“A long way to go” for digital health reimbursement

A recent analysis delves into the challenges companies face in getting digital health technologies reimbursed and presents recommendations for how these products can find a smoother path to market.

This article appears in our free digital magazine Deep Dive: Market Access 2021. Read a preview below:

In many ways, the healthcare sector is still wrestling with how best to regulate and reimburse digital health technologies (DHTs) – which include artificial intelligence, cloud-based services and digital devices – and as a result uptake of these technologies has been slow with patients and payers alike, despite clear interest in their utility.

Most existing value assessment methodologies are designed for pharmaceutical products and are not well-suited to DHTs. Compounding this problem is the fact that the healthcare sector is often glacial in its pace of change, while digital innovations are evolving rapidly every year. Nevertheless, with many DHTs showing great promise in helping patients and creating value for payers, a more pragmatic approach to reimbursement is needed soon.

Progress is being made in several markets, and Dr Lorenzo D’Angelo, principal in CRA’s Life Sciences Practice, notes that COVID-19 could act as a catalyst for national and local reimbursement systems to start tackling this issue.

“While there are still roadblocks, the pandemic has opened up opportunities and accelerated the acceptance of this technology – and with that acceptance comes pressure on payers to see more of these technologies funded,” he says.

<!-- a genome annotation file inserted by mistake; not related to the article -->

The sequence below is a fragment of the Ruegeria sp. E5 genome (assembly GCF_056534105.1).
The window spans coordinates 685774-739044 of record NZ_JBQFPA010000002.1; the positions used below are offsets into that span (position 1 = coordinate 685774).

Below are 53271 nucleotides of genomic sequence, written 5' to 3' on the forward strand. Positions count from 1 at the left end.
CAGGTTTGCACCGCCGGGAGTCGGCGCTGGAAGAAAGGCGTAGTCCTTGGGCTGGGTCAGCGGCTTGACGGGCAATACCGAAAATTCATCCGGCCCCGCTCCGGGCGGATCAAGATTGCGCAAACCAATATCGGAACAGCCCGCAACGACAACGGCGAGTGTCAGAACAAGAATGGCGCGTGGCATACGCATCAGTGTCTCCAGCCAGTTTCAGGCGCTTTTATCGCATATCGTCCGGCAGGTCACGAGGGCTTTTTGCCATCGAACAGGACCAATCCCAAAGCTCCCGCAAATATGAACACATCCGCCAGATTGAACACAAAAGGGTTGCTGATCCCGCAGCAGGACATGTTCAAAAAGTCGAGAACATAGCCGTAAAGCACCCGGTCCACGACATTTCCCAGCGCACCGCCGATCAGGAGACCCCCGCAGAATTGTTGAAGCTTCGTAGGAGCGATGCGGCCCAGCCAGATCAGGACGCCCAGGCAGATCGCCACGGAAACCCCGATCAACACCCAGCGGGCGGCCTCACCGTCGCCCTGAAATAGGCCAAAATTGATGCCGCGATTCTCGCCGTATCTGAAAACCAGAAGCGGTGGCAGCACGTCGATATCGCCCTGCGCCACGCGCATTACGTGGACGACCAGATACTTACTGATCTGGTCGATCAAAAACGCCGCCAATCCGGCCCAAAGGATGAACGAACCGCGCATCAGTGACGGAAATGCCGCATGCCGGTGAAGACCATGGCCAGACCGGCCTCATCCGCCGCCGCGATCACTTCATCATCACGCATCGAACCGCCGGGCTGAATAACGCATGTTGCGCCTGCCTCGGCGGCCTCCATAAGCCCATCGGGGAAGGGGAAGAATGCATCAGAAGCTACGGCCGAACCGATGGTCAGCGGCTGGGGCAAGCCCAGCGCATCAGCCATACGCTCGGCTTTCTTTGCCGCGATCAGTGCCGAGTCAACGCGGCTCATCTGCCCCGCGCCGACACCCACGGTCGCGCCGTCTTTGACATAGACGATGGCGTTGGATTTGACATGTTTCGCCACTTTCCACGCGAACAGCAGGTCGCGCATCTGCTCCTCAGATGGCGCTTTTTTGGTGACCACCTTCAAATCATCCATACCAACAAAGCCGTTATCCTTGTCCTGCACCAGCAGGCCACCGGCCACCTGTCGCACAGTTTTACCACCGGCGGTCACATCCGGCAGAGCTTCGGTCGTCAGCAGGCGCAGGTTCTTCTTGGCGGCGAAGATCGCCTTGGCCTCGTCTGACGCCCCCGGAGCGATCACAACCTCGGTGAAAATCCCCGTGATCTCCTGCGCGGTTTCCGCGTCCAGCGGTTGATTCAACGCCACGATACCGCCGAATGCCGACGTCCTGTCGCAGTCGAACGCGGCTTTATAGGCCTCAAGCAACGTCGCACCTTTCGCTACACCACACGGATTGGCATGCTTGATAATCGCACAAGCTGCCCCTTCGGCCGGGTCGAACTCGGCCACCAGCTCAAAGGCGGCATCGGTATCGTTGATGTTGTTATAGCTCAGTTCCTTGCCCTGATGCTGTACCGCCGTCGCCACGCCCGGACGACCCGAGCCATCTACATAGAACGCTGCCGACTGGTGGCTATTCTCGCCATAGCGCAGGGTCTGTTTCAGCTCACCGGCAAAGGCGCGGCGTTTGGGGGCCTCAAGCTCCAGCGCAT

But uncertainty remains over optimal trial designs for gathering evidence, the kinds of value payers actually want to see, and the reimbursement and coverage options available. The FDA, for example, has gone back and forth on whether to keep a truncated digital health pathway implemented during COVID-19 in place after the pandemic.

In a recent report, ‘Challenges and solutions to bringing digital health technologies to market’, analysts from CRA take a look at the major access and regulatory barriers facing companies attempting to launch DHTs, and ask how the industry can overcome these challenges and work with payers to make access pathways easier to navigate.

The authors note that there is a “long way to go” to achieve this – but there is a strong public health need for standardisation to encourage the development and appropriate utilisation of digital health innovations.

And within this environment, the pharma and digital health industries have an opportunity to show leadership in helping reimbursement for DHTs find its footing.

• Read the full article in pharmaphorum’s Deep Dive digital magazine